Every small or medium-sized business needs a Buy/Sell Agreement. They outline what will happen if there is an unexpected event - like one of the shareholders dies or has to leave the business for serious health reasons. Like a will, the agreement can give the parties to it peace of mind and help promote financial wellbeing.
A Buy/Sell Agreement can:
Many businesses also take out insurance to cover these events. Along with a well-structured agreement, these can deliver certainty and help future-proof your business.
There are 5 things you should consider when setting up a Buy/Sell Agreement.
#1. Does it allow the business to grow?
As your business grows, you may want some key performers to become business owners. A well-drafted agreement will allow for this. If your Buy/Sell agreement doesn’t contemplate adding new business owners or you don’t have an agreement in place, your options are:
#2. Does it deal with trauma?
When someone is seriously injured or unable to work for a long time, it can raise many questions:
Traditional Buy/Sell Agreements do not deal with these issues. If you put in place a robust yet flexible agreement at the outset, it will help you when you need it most.
The Agreement can:
#3. How will the business be valued?
Determining business value is critical. Often business partners ‘draw a line in the sand’ and agree on what each person’s stake is worth. If this isn’t possible, you can value your business via an independent market valuation. Your agreement can state which one you should use.
An independent market valuation involves using an external party to value the business. They should take into account how the company will be affected when the partner leaves it. For example:
These factors may mean that the valuation is discounted to allow the surviving business partners to go on.
If you set a minimum business value or floor price, the Buy/Sell Agreement should also outline how the funds are to be used. This may include:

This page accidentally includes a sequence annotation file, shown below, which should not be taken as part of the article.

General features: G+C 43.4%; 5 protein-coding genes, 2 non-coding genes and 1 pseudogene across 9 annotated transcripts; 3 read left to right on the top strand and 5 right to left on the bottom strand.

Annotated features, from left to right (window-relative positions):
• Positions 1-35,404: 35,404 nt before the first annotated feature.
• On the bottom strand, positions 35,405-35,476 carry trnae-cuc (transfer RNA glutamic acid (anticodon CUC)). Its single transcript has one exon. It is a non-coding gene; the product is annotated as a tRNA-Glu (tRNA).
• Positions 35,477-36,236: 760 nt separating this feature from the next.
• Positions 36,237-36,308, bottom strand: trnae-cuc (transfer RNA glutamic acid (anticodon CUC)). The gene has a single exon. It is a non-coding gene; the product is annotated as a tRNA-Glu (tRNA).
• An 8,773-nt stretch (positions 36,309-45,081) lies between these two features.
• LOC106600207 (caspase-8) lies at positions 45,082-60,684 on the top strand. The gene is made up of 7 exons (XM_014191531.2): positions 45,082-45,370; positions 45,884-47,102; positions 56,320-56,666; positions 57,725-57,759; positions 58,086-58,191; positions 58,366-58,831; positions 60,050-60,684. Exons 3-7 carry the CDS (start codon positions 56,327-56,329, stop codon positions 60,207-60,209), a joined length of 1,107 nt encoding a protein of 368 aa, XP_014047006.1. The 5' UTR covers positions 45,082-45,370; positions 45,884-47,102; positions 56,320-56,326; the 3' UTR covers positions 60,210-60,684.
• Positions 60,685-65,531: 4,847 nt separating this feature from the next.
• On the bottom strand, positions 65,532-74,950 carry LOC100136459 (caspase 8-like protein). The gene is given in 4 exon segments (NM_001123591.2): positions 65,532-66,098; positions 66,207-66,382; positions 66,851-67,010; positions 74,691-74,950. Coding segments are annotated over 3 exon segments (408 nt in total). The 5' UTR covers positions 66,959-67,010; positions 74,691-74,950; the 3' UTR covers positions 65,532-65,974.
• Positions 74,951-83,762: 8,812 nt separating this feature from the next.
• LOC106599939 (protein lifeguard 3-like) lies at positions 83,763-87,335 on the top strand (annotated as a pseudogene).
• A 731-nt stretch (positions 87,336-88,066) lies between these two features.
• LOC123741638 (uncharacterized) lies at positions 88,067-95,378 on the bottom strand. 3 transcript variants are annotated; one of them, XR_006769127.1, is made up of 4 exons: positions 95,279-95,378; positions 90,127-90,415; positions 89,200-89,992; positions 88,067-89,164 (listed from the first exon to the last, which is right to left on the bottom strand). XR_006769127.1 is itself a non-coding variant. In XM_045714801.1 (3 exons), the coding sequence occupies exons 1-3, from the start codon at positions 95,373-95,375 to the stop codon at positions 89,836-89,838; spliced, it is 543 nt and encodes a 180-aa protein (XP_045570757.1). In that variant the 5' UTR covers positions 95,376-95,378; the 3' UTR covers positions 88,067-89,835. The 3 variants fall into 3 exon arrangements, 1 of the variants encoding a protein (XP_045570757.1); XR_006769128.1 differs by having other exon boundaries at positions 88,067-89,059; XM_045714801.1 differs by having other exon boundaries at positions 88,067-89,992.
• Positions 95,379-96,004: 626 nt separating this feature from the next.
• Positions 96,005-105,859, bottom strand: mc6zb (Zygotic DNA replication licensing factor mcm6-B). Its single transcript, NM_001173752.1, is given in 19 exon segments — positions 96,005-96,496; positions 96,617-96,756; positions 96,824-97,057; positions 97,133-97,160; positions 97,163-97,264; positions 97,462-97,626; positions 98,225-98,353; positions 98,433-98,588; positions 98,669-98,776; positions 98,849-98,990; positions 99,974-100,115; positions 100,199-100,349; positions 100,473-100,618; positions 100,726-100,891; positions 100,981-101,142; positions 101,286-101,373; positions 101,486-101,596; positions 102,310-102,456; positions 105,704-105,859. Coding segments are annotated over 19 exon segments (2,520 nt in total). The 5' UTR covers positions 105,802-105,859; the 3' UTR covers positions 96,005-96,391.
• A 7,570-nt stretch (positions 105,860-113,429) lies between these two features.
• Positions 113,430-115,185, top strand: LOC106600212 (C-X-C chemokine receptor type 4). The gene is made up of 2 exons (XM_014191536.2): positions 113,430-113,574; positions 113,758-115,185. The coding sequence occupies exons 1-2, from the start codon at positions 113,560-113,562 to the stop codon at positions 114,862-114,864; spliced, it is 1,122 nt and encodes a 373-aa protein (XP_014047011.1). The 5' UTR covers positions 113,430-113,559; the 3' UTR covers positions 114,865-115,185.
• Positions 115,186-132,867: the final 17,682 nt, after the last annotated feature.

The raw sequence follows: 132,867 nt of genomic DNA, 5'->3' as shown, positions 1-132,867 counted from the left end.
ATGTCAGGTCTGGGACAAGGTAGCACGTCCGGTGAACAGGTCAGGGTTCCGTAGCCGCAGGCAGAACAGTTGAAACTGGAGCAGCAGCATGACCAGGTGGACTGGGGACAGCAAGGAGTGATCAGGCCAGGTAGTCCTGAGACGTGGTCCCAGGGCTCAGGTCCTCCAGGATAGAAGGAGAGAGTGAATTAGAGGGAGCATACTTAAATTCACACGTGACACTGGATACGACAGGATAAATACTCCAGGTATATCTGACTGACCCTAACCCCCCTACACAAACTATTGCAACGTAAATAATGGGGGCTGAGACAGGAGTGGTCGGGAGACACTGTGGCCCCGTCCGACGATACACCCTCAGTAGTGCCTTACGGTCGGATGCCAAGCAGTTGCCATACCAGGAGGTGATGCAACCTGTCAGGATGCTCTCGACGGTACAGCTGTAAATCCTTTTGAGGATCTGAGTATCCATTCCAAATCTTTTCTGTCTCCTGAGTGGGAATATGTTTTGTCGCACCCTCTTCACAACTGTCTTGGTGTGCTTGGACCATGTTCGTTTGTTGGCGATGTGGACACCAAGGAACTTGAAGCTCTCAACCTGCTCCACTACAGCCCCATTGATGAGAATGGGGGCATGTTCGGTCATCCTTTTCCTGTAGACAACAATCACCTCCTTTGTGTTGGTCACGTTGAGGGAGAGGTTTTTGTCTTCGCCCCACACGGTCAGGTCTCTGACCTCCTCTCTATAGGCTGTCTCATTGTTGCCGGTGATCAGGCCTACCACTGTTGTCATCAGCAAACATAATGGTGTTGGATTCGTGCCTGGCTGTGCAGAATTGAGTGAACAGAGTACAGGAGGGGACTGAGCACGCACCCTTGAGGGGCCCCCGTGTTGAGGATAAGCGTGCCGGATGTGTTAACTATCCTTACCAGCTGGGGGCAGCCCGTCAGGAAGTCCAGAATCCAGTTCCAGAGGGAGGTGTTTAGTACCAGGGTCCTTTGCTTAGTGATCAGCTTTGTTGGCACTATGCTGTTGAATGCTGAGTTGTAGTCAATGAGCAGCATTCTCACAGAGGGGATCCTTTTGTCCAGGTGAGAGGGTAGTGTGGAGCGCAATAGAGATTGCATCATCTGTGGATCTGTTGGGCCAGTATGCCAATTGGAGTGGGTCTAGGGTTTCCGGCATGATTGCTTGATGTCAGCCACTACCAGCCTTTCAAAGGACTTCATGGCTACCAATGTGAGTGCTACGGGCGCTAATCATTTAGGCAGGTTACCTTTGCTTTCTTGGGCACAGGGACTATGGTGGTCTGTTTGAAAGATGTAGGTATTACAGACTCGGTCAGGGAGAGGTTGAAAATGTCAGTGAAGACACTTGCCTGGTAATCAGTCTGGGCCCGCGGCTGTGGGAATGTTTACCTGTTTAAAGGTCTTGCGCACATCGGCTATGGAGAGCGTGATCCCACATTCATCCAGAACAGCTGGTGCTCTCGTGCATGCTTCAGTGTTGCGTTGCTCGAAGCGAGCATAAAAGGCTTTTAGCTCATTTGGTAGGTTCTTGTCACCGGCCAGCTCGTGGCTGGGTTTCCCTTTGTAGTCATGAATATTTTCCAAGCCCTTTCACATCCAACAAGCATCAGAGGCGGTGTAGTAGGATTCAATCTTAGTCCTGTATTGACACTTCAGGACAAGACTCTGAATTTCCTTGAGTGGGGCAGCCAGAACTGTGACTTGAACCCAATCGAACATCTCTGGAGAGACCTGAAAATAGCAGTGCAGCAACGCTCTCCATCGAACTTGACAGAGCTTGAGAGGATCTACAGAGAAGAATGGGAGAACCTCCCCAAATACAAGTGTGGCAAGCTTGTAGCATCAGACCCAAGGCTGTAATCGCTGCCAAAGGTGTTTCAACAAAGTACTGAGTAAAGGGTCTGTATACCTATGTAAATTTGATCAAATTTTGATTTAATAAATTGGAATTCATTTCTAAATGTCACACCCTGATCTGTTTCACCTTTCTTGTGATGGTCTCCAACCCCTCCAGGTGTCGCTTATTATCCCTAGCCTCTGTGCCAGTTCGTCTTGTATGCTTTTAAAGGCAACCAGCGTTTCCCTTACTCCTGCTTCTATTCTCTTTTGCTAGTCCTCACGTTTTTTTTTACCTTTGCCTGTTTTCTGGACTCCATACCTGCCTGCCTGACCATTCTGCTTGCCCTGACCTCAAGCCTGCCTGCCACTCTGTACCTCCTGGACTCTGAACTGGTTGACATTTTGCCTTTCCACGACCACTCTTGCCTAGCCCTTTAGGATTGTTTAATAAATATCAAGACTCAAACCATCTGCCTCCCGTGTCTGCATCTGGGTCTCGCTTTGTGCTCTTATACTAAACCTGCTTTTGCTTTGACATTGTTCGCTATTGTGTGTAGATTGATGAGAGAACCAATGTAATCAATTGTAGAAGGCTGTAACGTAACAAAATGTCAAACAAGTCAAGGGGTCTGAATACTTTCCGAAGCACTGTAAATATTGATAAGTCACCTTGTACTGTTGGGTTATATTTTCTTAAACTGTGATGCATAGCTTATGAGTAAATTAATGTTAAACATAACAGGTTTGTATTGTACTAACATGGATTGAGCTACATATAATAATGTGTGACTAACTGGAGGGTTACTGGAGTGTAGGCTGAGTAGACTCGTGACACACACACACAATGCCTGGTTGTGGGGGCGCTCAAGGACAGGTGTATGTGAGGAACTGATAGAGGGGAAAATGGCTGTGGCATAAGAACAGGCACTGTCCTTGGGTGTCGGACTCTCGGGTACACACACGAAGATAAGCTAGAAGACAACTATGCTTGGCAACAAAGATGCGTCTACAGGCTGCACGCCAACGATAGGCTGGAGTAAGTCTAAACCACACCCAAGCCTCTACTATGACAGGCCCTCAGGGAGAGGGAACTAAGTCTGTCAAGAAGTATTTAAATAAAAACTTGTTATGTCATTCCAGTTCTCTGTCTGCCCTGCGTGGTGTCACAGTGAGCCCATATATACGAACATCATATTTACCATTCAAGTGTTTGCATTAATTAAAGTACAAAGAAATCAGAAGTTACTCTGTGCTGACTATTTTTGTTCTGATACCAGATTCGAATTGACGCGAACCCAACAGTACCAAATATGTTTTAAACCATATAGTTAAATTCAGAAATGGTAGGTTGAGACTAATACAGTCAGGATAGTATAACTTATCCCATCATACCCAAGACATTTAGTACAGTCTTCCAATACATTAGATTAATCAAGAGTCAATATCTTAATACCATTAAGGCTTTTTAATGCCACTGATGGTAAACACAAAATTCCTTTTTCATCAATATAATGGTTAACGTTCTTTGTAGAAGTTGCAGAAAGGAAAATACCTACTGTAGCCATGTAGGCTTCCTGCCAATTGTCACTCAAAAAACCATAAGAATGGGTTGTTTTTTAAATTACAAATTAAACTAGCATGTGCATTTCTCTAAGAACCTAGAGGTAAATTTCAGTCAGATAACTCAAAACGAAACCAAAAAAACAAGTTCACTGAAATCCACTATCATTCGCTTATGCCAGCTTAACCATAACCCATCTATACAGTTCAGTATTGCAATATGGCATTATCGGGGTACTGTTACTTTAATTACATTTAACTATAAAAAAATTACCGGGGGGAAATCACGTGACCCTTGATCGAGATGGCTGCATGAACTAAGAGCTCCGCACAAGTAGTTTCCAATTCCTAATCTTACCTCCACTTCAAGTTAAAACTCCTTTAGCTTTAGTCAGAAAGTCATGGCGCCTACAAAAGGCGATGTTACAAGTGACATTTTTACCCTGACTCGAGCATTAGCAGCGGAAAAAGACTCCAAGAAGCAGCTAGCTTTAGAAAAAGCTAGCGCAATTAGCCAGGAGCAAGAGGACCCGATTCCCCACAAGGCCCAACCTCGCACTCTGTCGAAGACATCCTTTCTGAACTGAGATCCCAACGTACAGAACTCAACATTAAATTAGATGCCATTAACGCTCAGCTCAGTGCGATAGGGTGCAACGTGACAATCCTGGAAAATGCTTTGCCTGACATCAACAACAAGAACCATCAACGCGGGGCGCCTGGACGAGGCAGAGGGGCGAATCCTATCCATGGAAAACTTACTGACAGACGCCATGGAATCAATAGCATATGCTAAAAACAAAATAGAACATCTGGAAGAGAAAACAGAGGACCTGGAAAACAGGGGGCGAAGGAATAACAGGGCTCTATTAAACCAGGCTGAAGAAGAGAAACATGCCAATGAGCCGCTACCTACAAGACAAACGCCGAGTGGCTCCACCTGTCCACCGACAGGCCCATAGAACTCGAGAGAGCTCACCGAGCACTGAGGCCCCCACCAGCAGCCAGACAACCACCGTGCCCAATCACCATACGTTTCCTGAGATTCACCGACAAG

If you have insurance, this may state what the minimum value of each partner’s share is. You can allow for more flexibility by taking out higher insurance coverage. This is more expensive, but you won’t need to increase your insurance cover as frequently as your business grows.
#4. How often will you review it?
Just like your will, your Buy/Sell Agreement is not something you can set and forget. Revisit it regularly to make sure it still solves your succession planning needs.
This doesn’t mean that you continuously re-draft the agreement. We recommend you review it annually. You should also get it checked by a lawyer when there’s a significant change or every 3-4 years to make sure it’s fit for purpose.
Some things to ask yourself when reviewing the agreement include:
#5. Is it backed with adequate funding?
Not everything can be covered by insurance, so your Buy/Sell Agreement should also have a contingency plan to cover the cost of buying out one of your partners. This may include:
If you would like help structuring your Buy/Sell arrangement or crafting an agreement to help you future-proof your business, get in touch. We’d be happy to help.
Author: Katie Johnston